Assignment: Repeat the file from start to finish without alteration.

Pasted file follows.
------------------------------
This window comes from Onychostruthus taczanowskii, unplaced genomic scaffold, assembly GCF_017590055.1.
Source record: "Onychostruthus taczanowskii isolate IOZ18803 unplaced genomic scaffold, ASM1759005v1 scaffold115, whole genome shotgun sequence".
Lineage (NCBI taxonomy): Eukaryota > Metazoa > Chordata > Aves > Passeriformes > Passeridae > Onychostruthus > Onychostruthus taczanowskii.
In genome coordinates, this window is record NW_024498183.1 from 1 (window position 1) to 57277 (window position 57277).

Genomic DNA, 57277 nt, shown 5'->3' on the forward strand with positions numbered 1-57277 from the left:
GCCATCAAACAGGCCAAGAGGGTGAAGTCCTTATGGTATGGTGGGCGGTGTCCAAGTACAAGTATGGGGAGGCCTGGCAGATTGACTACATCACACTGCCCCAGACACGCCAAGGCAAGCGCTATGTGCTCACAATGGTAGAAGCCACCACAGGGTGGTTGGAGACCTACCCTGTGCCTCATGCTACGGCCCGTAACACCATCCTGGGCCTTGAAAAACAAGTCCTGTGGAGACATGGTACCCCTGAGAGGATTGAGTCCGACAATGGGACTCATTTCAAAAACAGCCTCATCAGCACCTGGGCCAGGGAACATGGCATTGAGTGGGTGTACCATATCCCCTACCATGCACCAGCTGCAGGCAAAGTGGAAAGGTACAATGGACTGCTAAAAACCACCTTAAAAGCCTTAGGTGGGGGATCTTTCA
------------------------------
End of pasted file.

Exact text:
This window comes from Onychostruthus taczanowskii, unplaced genomic scaffold, assembly GCF_017590055.1.
Source record: "Onychostruthus taczanowskii isolate IOZ18803 unplaced genomic scaffold, ASM1759005v1 scaffold115, whole genome shotgun sequence".
Lineage (NCBI taxonomy): Eukaryota > Metazoa > Chordata > Aves > Passeriformes > Passeridae > Onychostruthus > Onychostruthus taczanowskii.
In genome coordinates, this window is record NW_024498183.1 from 1 (window position 1) to 57277 (window position 57277).

Genomic DNA, 57277 nt, shown 5'->3' on the forward strand with positions numbered 1-57277 from the left:
GCCATCAAACAGGCCAAGAGGGTGAAGTCCTTATGGTATGGTGGGCGGTGTCCAAGTACAAGTATGGGGAGGCCTGGCAGATTGACTACATCACACTGCCCCAGACACGCCAAGGCAAGCGCTATGTGCTCACAATGGTAGAAGCCACCACAGGGTGGTTGGAGACCTACCCTGTGCCTCATGCTACGGCCCGTAACACCATCCTGGGCCTTGAAAAACAAGTCCTGTGGAGACATGGTACCCCTGAGAGGATTGAGTCCGACAATGGGACTCATTTCAAAAACAGCCTCATCAGCACCTGGGCCAGGGAACATGGCATTGAGTGGGTGTACCATATCCCCTACCATGCACCAGCTGCAGGCAAAGTGGAAAGGTACAATGGACTGCTAAAAACCACCTTAAAAGCCTTAGGTGGGGGATCTTTCA